It was my first fantasy skirmish-type game. It’s completely out-of-print and hard to find, but the wizard king’s tower can still be found on many 90s kids’ bookshelves.
For a more modern game that you can actually find in stores, check out Magic: The Gathering Arena of the Planeswalker for some fantasy skirmish action.
Tigris & Euphrates (1997)
Tigris & Euphrates was first introduced in 1997 and later won the 1998 German best family/adult board game award.
This is all very unusual because it’s a high-conflict strategy game in which players compete for territorial control. It’s strange because German designers in general, and especially during that time period, tended to shy away from direct conflict games, which is where the term Eurogame came from.
Tigris & Euphrates is probably one of those near-perfect games. It has a ton of strategy and can easily be played over and over without getting bored.
The fact that it didn’t stay buried in 90s nostalgia is a testament to how good it is. There have been numerous updates and reprints and you should be able to experience this gem without too much difficulty hunting down a copy.
Mouse Trap (1963)
Who doesn’t like Rube Goldberg machines, especially if they look they’re designed by Macaulay Culkin in Home Alone?
This ridiculous game falls into the nostalgia trap. The game itself was absolutely terrible, but watching a cartoon mouse get trapped in an elaborate cheese trap made me want it SOOO badly.
The game is definitely not going to win any awards, but it’s a ton of fun to set up the trap and spring it. I think I actually had more fun with board setup and tear down than I actually did with the game.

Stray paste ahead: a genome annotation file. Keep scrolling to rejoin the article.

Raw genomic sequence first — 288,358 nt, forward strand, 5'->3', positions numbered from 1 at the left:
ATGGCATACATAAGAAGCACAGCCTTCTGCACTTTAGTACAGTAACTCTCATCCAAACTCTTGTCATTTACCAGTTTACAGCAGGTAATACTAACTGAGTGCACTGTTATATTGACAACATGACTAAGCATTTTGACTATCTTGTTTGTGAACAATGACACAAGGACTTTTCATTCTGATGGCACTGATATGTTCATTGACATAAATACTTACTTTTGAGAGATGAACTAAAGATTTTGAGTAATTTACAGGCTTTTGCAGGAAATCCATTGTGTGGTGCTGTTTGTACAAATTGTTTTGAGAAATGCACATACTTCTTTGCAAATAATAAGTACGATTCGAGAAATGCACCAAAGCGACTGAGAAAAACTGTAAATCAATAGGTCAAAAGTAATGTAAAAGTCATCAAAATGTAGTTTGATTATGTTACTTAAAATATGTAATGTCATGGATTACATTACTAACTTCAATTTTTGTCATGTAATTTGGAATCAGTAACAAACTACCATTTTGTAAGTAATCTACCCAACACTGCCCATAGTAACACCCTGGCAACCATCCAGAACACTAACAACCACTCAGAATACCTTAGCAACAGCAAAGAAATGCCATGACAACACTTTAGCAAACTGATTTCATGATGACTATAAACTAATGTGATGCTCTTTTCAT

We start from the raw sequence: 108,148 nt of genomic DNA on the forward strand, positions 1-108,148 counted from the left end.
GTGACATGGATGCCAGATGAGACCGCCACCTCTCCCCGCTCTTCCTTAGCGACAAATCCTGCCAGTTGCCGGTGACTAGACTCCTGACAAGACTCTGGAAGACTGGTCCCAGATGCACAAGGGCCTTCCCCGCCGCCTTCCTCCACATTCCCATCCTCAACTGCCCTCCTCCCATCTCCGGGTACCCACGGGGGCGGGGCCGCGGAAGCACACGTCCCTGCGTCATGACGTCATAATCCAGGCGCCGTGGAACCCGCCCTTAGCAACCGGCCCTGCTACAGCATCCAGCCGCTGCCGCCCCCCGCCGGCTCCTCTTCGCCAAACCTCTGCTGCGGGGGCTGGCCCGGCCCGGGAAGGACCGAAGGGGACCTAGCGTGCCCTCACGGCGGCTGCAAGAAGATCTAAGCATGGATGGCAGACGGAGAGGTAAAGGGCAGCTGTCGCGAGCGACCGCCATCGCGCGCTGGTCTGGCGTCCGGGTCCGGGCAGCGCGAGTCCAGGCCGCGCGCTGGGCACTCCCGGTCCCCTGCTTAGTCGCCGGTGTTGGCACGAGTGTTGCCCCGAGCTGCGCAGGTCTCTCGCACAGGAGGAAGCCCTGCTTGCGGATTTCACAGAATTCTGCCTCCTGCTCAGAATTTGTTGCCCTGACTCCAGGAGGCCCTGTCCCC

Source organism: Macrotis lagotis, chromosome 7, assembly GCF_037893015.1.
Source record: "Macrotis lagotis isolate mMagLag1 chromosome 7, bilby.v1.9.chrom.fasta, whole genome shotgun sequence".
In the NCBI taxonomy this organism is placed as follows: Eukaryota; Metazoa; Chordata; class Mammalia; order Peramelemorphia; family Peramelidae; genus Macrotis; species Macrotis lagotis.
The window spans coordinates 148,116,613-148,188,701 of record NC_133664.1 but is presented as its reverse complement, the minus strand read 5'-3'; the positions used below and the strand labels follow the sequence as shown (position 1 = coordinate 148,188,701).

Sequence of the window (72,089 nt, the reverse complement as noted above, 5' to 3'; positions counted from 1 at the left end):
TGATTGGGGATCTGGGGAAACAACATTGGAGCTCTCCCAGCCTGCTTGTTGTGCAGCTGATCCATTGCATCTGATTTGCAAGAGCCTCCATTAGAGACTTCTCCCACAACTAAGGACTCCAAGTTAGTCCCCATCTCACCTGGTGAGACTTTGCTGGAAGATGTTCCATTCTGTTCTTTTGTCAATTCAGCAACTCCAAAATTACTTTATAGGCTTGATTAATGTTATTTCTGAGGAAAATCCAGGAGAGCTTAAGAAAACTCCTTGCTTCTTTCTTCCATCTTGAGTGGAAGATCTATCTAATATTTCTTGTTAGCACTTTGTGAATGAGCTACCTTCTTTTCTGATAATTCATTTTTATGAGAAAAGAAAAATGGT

Paths of Glory (1999)
At the end of the decade, board games were really starting to hit their stride.
Paths to Glory barely snuck into the 90s, hitting it in the last possible year. This is another game on the list that was originally designed and distributed in the 90s, but has been on players’ shelves and tables every since.
It’s one of the best examples of a war game and achieves some incredible goals.
It’s not overly long. Players can still finish a game within a day and still have time for other things.
The scope of the game is the entirety of WWI. If you’re a history buff or just a fan of history you’ll appreciate the full gamut of WWI information. You could spend entire months playing out the entirety of WWI if you were so inclined.
The end of the 90s was an end of an incredible time, but it also help usher in the possibilities of the 2000s, and Paths of Glory exemplifies this in the war game sphere.
Tikal is another game on this list that survived the 90s.
It was originally released in 1999 and won the Spiel Des Jahres that same year.
Grab your Indiana Jones hat, because you’ll be exploring temples of a lost civilization in Central America.